I'm combining the OAMP howto with chroot from the start this time because it's really the proper and secure thing to do. You can read more about how chroot works in my last article about it, but the premise is that chrooting Apache limits the amount of damage that can be caused by vulnerabilities in web applications. Keep in mind that we'll be accessing MySQL from within the chroot in this article, so all content within MySQL is potentially at risk if you're serving up SQLi-vulnerable content. The best things the average sysadmin can do to protect the server is to keep webapps and system patches up-to-date, and to perform periodic database dumps and system-wide backups.
I will walk through the commands here without showing the output they generate. You can reference my OAMP walk-through from OpenBSD 4.4 if you want to see example output, which should look similar for OpenBSD 4.6. The output shouldn't matter much, because I'll walk you through everything here.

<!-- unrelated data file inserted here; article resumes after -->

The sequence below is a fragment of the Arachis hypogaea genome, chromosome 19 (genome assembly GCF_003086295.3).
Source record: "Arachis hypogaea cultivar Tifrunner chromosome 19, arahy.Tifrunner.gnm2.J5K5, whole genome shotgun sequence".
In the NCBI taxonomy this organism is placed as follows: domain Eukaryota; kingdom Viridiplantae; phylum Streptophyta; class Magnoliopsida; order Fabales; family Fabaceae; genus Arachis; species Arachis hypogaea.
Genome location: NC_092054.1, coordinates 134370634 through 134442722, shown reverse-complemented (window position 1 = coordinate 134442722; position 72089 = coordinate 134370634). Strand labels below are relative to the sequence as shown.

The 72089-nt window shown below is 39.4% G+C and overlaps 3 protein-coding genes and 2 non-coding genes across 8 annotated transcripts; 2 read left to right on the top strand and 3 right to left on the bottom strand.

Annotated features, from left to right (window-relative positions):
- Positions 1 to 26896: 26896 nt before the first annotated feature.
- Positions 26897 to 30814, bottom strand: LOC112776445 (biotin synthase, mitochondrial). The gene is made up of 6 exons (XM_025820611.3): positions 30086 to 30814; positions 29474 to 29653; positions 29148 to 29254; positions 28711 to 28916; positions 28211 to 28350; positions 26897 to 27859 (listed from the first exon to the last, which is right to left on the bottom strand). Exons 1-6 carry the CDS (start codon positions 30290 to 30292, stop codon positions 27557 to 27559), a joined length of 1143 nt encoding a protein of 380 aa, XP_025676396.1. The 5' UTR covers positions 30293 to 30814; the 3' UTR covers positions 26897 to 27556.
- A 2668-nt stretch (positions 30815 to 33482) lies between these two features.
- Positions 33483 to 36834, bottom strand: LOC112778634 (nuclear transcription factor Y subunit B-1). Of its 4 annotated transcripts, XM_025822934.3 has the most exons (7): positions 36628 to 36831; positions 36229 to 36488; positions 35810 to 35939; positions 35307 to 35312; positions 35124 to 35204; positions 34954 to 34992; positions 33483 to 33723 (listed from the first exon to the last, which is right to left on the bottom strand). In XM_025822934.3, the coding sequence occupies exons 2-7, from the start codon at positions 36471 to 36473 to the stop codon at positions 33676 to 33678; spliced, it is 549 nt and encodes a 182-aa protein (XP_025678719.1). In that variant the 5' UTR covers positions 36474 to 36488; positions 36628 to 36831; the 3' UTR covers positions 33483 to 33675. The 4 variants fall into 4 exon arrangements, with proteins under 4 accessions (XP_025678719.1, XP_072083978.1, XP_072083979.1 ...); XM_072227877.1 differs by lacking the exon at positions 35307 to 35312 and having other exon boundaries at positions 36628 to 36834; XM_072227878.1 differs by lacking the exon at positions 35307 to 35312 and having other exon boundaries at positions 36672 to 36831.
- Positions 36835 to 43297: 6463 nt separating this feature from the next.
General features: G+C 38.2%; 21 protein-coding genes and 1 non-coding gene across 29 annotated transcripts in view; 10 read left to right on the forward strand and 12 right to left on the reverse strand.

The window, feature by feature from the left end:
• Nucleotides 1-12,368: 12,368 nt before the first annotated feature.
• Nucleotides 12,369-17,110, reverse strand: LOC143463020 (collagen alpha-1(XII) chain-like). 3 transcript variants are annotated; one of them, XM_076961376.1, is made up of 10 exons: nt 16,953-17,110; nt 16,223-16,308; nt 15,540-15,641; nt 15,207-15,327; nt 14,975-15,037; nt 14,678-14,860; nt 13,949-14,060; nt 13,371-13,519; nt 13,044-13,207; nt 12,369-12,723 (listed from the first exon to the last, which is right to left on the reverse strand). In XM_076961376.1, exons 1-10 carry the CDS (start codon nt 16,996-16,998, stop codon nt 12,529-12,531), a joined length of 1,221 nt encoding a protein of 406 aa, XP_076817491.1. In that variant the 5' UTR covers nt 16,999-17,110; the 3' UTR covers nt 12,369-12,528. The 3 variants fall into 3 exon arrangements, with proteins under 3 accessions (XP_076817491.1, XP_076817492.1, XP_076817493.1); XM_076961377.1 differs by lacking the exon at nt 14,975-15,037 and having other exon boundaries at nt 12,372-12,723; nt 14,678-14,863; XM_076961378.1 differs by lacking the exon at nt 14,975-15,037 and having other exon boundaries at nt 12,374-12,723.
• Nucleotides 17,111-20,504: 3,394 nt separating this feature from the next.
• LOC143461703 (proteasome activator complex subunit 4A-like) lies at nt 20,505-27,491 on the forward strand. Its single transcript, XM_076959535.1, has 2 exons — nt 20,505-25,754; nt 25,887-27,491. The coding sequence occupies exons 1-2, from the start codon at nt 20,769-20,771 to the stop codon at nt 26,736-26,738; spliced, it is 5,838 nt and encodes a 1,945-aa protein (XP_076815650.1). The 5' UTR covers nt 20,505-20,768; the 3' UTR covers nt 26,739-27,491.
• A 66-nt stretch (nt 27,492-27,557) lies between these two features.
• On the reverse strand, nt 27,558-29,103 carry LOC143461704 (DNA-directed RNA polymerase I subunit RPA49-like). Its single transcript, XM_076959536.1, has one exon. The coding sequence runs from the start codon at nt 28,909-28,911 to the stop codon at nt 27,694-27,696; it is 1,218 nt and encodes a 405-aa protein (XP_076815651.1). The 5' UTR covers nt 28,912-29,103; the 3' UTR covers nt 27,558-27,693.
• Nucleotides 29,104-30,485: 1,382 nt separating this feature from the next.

To start off, I make sure that a user-level admin account has access to run anything as root from sudo. Note: all the administrative commands in this post begin with "sudo" for a reason. To do this, I add my admin account to the wheel group. You can do this during the adduser process or with usermod, but if you created a non-root admin user during the OpenBSD 4.6 installation process, that user will be in the wheel group by default. All you need to do is add a sudo rule for the wheel group. It's commented out in /etc/sudoers.
$ su -
... or use whatever editor you want on /etc/sudoers. Not recommended.
Find the line that grants access to the wheel group, and uncomment it. It's about 35-40 lines down in the default configuration. Optionally, there's a NOPASSWD version of the same, a few lines down. I don't recommend using this option on a production server, but it may make system management more friendly on your development servers and workstations.
%wheel ALL=(ALL) SETENV: ALL
-- or --
%wheel ALL=(ALL) NOPASSWD: SETENV: ALL